Leadership Lessons – Individual Rights vs Expediency

Star Trek: The Next Generation – Season 3 Episode 7 “The Enemy”

As with many other people right now, I have chosen to go back and re-watch favourite television shows. I decided that with Star Trek: Picard’s recent release, it would be a great time to go back to the beginning (of the modern era, anyway) and revisit Star Trek: The Next Generation. I had probably watched every episode in my teen years, but I had always watched it in syndication, so this is my first time going through the show in order.

Approaching the series in my 30’s has been a real treat. I have more life and cultural experience to draw upon as I watch these incredibly written episodes play out. I knew the show was amazing, but I never appreciated how well it engages with moral issues.

I want to highlight one excellent episode from the third season – episode 7, “The Enemy.” The characters provide us with a moral issue about autonomy, and a good lesson in leadership.

The story centres on the conflict that arises when the protagonists rescue an enemy officer from an out of bounds planet. The officer, from a race of people called Romulans, is gravely wounded and requires a blood transfusion. There is only one member of the crew whose blood could be usable, but that crew member, Worf, has a history with the enemy’s peoples – Worf’s parents had been killed during a Romulan attack when he was a child. Worf, still carrying his anger for their death all these years, refuses to give his blood.

Meanwhile, a Romulan ship is en route to recover the officer. There is a tenuous peace treaty that prevents an all out war, but the Romulans have a history of subterfuge and deceit. It is believed they will cross the border and assume an antagonistic stance to provoke a war. Worf’s Captain, Jean Luc Picard, is seeking any means that would avoid an armed encounter, and decides to plead with Worf to reconsider his decision.

In this moment, it would be expedient to Picard and his crew to order Worf to donate his blood. He is about to contend with an adversary whom has no issue with breaking a peace treaty by provoking an attack (whether or not his side is initially in the wrong). Picard is seeking to recover a still-stranded crew member on the planet below, keep his ship safe, maintain the territorial sovereignty of the Federation, and maintain tenuous diplomatic relations with a rival group. This is all threatened because the one solution to his problem, keeping the enemy officer alive, is being blocked by a crew member whose personal history and honour motivate him to not help the enemy.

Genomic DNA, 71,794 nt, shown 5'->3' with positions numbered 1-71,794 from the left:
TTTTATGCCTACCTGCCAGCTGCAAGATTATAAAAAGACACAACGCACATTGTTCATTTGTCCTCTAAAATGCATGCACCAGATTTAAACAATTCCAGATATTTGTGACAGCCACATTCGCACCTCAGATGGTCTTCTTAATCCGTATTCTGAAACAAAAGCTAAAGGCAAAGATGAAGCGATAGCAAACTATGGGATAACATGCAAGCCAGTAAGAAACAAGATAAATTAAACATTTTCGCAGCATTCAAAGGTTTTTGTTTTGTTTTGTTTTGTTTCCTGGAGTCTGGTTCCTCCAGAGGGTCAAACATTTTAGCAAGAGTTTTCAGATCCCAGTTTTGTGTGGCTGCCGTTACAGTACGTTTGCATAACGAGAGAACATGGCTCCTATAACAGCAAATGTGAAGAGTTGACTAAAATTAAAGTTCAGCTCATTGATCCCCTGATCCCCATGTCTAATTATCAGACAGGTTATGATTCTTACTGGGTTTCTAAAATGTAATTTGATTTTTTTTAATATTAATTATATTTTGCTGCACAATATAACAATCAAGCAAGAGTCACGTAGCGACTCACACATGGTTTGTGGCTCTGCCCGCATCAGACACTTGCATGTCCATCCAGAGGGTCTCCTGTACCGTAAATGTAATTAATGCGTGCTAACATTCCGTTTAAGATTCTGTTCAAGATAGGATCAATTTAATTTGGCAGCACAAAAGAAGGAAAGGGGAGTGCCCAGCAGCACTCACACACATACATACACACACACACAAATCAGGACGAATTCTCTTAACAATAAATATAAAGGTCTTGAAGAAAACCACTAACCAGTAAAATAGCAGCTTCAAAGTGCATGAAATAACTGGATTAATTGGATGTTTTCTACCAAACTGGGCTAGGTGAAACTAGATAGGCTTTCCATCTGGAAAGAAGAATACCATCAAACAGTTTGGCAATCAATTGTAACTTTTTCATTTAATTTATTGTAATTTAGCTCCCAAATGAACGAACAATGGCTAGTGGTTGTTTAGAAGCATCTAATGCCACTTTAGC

There is a beautiful scene where Picard appeals to Worf for him to reconsider:

Picard: So, there is no question that the Romulan officer is more valuable to us alive than dead.
Worf: I understand.
Picard: Lieutenant, sometimes the moral obligations of command are less than clear. I have to weigh the good of the many against the needs of the individual and try to balance them as realistically as possible. God knows, I don’t always succeed.
Worf: I have not had cause to complain, Captain.
Picard: Oh, Lieutenant, you wouldn’t complain even if you had cause.
Worf: If you order me to agree to the transfusion, I will obey of course.
Picard: I don’t want to order you. But I ask you, I beg you, to volunteer.
Worf: I cannot.

In silence, Picard slowly walks back around his desk and sits in his chair.

Picard: Lieutenant.
Worf: Sir?
Picard: That will be all.

We then learn from the ship’s Chief Medical Officer that the Romulan has died. Picard has lost the only bargaining chip he had to keep things peaceful with the approaching enemy ship.